Phenol can occur naturally in the environment as a product of organic matter decomposition and combustion of wood. Phenol is manufactured for use in phenolic resins, disinfectant and antiseptic and as an intermediate in organic synthesis (ATSDR 2008). Anthropogenic sources of phenol in the environment include vehicle exhaust and waste streams associated with its manufacture. Predominantly, phenol is released as an air emission resulting from venting. Phenol can also be released in the metabolic processes in which it occurs as an intermediate. For example, phenol can be produced from the degradation of organic wastes containing benzene, an organic compound found extensively in the environment. Its primary occurrence as a soil contaminant is in former gas works and coking works sites (ATSDR 2008).

2.2              Previous HIL

The derivation of the previous HIL (HIL A = 8500 mg/kg) for phenol is presented by Turczynowicz (1993) and NEPC (1999). In summary, the HIL was derived on the basis of the following:

·         Background intakes were considered in the derivation of the previous HIL with the intakes from food, water and ambient air considered, where available. Due to the lack of available data, the quantification of intakes was limited, hence intakes from contaminated soil were taken to be 25% of the adopted ADI to address these limitations.

·         An RfD of 0.6 mg/kg/day referenced from US EPA, based on a NOAEL of 60 mg/kg/day and uncertainty factor of 100 was considered.

·         Dermal absorption of phenol was considered to be 12%.

·         Oral bioavailability of phenol was considered to be 100%.

Based on intakes derived from soil (ingestion, dermal absorption and dust inhalation) an HIL of 8500 mg/kg was calculated.

2.3              Significance of Exposure Pathways

2.3.1        Oral Bioavailability

Insufficient data is available to adequately define the bioavailability of phenol in the range of contaminated sites that may need to be considered in Australia. On this basis, a default approach of assuming 100% oral bioavailability has been adopted in the derivation of an HIL. It is noted that a site-specific assessment of bioavailability can be undertaken where required.

2.3.2        Dermal absorption

ATSDR (2008) notes that phenol is readily absorbed through the skin, and the skin is considered the primary route of entry during occupational exposure (when considered as a product rather than in soil). Dermal absorption of phenol from soil has been shown and maximum phenol penetration was within 2 and 4 hours after application.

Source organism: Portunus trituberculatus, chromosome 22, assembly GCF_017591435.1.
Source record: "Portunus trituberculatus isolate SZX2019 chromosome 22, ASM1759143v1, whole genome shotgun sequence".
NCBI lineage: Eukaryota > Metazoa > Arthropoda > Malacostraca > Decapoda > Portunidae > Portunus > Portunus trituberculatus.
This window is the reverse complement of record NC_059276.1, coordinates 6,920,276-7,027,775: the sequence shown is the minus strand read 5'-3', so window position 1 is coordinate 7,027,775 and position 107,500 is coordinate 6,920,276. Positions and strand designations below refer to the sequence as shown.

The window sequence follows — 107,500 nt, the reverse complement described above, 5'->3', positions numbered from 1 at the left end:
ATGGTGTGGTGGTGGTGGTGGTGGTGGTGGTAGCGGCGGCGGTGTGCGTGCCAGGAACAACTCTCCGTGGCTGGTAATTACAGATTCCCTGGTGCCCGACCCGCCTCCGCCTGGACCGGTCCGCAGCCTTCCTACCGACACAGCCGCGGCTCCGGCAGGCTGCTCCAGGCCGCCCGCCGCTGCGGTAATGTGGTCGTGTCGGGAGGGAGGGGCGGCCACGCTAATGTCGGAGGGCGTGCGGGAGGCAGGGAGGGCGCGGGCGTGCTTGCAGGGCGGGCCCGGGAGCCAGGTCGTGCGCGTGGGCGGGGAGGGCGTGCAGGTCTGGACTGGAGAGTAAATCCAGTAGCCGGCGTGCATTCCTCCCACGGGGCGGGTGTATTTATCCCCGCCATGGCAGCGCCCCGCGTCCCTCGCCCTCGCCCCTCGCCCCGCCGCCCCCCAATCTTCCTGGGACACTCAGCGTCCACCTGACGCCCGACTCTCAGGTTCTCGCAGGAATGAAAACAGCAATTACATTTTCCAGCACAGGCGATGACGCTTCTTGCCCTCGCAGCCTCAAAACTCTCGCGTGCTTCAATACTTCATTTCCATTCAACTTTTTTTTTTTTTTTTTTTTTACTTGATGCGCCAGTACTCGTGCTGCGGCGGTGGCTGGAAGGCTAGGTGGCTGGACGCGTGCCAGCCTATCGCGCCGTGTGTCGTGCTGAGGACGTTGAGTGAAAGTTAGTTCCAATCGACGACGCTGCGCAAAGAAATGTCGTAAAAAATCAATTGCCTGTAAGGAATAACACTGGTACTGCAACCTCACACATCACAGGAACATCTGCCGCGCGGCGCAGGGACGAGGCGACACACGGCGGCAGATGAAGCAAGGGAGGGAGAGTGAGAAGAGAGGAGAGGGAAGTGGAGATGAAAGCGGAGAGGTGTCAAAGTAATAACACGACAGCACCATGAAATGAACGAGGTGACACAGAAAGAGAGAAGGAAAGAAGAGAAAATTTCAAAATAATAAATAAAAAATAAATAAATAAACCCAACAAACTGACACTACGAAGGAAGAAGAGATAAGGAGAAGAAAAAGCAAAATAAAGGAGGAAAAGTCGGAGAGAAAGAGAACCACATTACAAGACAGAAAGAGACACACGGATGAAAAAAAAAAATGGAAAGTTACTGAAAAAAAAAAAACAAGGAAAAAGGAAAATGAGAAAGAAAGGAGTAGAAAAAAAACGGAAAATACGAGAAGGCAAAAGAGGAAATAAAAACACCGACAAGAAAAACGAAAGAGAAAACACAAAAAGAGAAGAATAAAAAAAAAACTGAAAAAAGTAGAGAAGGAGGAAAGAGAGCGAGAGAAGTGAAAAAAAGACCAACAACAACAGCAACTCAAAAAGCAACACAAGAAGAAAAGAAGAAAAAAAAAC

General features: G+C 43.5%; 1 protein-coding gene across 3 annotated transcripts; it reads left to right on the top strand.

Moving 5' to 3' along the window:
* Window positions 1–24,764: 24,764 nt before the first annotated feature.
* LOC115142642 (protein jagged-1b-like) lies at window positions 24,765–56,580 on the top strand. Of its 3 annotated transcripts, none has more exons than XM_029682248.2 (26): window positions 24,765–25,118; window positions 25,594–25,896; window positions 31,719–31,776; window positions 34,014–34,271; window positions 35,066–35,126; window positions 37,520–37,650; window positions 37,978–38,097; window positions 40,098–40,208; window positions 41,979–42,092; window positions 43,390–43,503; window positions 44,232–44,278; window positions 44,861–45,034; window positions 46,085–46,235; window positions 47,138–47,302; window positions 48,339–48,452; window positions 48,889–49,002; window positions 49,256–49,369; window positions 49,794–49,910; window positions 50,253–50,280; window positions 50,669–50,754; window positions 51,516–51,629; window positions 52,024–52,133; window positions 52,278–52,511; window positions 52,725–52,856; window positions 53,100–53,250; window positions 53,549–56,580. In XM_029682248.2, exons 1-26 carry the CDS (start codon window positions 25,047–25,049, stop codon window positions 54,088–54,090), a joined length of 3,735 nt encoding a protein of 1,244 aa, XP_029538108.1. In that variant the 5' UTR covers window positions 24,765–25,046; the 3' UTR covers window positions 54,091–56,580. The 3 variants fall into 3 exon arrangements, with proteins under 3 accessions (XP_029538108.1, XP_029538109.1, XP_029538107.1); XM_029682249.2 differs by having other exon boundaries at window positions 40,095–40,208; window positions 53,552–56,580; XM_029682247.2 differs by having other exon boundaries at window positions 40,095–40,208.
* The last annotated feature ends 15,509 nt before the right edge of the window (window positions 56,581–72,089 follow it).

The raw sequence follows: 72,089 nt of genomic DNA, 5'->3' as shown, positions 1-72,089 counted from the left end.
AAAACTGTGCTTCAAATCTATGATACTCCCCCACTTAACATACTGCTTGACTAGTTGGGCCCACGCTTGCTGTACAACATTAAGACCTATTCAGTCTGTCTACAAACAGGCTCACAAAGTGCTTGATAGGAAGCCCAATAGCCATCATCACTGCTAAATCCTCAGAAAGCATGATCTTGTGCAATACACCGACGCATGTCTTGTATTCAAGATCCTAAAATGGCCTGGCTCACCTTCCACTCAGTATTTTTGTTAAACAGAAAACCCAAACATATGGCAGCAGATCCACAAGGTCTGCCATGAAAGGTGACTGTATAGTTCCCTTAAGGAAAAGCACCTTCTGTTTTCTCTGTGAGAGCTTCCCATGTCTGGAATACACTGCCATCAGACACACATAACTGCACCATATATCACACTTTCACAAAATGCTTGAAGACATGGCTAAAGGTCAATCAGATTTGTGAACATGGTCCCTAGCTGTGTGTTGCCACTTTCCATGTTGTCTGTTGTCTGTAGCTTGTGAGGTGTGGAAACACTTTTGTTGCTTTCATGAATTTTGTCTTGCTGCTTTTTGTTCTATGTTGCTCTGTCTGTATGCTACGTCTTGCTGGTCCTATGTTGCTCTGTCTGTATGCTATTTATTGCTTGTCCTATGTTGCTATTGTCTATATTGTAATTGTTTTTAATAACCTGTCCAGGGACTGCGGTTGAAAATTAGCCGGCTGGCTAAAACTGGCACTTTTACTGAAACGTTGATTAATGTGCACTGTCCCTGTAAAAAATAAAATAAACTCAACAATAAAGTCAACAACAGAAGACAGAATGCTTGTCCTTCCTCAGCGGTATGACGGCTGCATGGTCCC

No compound-specific dermal absorption value is available for phenol and hence the default value of 0.1 (10%) for semi-volatile compounds available from US EPA (2004) has been adopted.

 

It is noted that phenol is a skin irritant and skin necrosis has been produced by contact with 1% solutions (UK EA 2009).

2.3.3        Inhalation of Dust

Phenol is not considered sufficiently volatile to be of significance and inhalation exposures associated with particulates outdoors and indoors are expected to be of less significance than ingestion of soil. While likely to be negligible, potential inhalation exposures associated with dust have been considered in the HIL derived.

2.3.4        Plant Uptake

Phenols occur naturally in plants and soils. Since phenol and phenolics are relatively water-soluble, they are present in the soil solution and are easily taken up by plants via root absorption and stored in different parts of the plant (CCME 1999). Although it has been shown that plants readily take up phenol, bioaccumulation does not take place, due to a high rate of respiratory decomposition of phenol to CO2. The potential for the uptake of phenol into home-grown produce has been considered in the derivation of HIL A. This has been undertaken on the basis of the equations presented in Appendix B with the following parameters and plant uptake factors estimated:

Parameter

Value

Reference/Comment

Parameters

Koc

187 (cm3/g)

RAIS (2010)

log Kow

1.46

RAIS (2010)

Diffusivity in water

1.03x10-5 (cm2/s)

RAIS (2010)

Calculated Plant Uptake Factors (mg/kg produce fresh weight per mg/kg soil)

Green vegetables

0.204